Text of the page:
About Piroska Nagy-Mohacsi
Piroska Nagy-Mohacsi is a multitalented professional skilled in academia, macroeconomics, and monetary policy operating internationally out of London, U.K., and Washington, D.C., USA. Throughout her career, she has established herself as a senior expert when it comes to creating global networks and leading regional and global research.
For nearly six years, Piroska has been working with the London School of Economics and Political Science’s Firoz Lalji Institute. She served as Programme Director for the Institute of Global Affairs for nearly six years, as Interim Director for almost a year, and since June, she has been operating as a Visiting Professor for the School. Previously, she has worked with the European Bank for Reconstruction and Development (EBRD), the International Monetary Fund (IMF), Fitch Ratings, Hebrew University of Jerusalem, and the National Bank of Hungary.
Piroska Nagy-Mohacsi is a skilled researcher whose work has been published multiple times. Her subjects of expertise and authorship include monetary policy, policy mix, financial resilience, and innovation – she is particularly interested in areas that include the regulation of digital currencies, central bank digital currencies (CBDCs), emerging economies, and developing countries. Notably, Piroska is the author of The Meltdown of the Russian State, which is widely considered to be a major account of the collapse of the Soviet Union and the subsequent slow rebirth of Russia during the 1990s. She also co-created the Vienna Initiative, a public-private platform operating in the E.U. and emerging Europe and providing regulatory coordination and cross-border financial sector crisis management enterprise.
In her career, Piroska Nagy-Mohacsi is motivated by innovation; she thrives in an environment of creativity, where out-of-the-box thinking is used to solve big challenges in the best interest of key stakeholders. Piroska is an Academic Partner with the Macroeconomic Advisory Group (MAG) in New York who also offers student and diversity mentoring at the workplaces for LSE, EBRD, and IMF. Alongside her experience, she is also a member of the editorial board of the “Finance and Development” journal as well as the BIS Committee on Remittances, where she also co-authored the Committee’s report.
Piroska Nagy-Mohacsi holds her Master of Science degree in Macroeconomics and Finance from Corvinus University of Budapest, Hungary. A few years later, she returned to academia when she enrolled at George Washington University in Washington, D.C., where she completed her postgraduate studies while majoring in Public Finance. Piroska has also been included as a panelist of speaker for a variety of events, including the “Planning for the Post-COVID world: central bank policies in emerging economies” event, which took place in October 2021. Most recently, she was one of the leaders to sign a letter to the G20 leaders regarding the inequitable distribution of the COVID-19 vaccine.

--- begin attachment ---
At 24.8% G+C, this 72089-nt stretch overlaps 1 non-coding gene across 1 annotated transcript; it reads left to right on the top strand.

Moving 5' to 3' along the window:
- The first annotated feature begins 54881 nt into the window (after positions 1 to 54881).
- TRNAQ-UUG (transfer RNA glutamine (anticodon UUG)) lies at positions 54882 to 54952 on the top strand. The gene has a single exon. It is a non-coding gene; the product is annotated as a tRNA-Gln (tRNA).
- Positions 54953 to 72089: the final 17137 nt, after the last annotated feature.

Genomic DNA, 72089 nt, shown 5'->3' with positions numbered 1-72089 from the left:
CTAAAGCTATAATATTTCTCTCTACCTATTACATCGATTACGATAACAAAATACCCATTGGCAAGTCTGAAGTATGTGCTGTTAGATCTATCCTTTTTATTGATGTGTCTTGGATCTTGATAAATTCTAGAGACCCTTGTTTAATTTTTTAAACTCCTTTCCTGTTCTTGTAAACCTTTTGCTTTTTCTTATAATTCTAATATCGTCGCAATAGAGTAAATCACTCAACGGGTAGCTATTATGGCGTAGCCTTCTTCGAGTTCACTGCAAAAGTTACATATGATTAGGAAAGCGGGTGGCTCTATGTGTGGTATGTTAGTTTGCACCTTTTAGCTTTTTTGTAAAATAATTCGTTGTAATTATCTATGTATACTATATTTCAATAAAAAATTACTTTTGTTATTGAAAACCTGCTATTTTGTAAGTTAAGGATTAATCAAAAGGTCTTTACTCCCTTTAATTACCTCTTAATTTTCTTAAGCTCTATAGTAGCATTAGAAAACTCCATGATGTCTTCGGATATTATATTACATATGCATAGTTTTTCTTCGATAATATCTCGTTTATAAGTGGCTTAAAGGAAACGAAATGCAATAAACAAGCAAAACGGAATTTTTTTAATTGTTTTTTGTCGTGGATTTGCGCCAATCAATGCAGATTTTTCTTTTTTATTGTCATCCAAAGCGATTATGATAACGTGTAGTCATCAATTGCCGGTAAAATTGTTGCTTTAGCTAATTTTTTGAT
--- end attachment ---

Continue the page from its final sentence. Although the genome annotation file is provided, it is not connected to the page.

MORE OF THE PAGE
A polyglot, Piroska is a native Hungarian speaker who is fluent in English, Russian, and French and proficient in Spanish.
Learn more about finance and macroeconomics from Piroska Nagy-Mohacsi by visiting her blog page regularly for the latest updates!
Piroska Nagy-Mohacsi’s Experience
London School of Economics and Political Science (LSE)
September 2015 – Present
Visiting Professor at the LSE Firoz Lalji Institute for Africa (FLIA) since June 2021, conducting policy-focused research on macroeconomic policy; the policy mix; and financial stability and governance.
Interim Director with managerial and academic leadership responsibilities at the LSE Institute Global Affairs (IGA) and its Programme Director (2015-February 2021), responsible for launching and managing major global research and policy initiatives: the Maryam Forum on transformational leadership, leading its activities at the LSE; the Rethinking Global Finance project that investigates factors of financial resilience and optimal regulation, including private and central bank digital currencies; the Global Migration project that engages the ALUM network of twenty lead universities across Europe for policy-focused migration research. Also co-led the LSE’s Global Policy Lab that advised on the content and implementation of transformational economic research and policy advice, with specialization in financial sector systemic risk and regulatory systems and monetary and exchange rate policy reforms.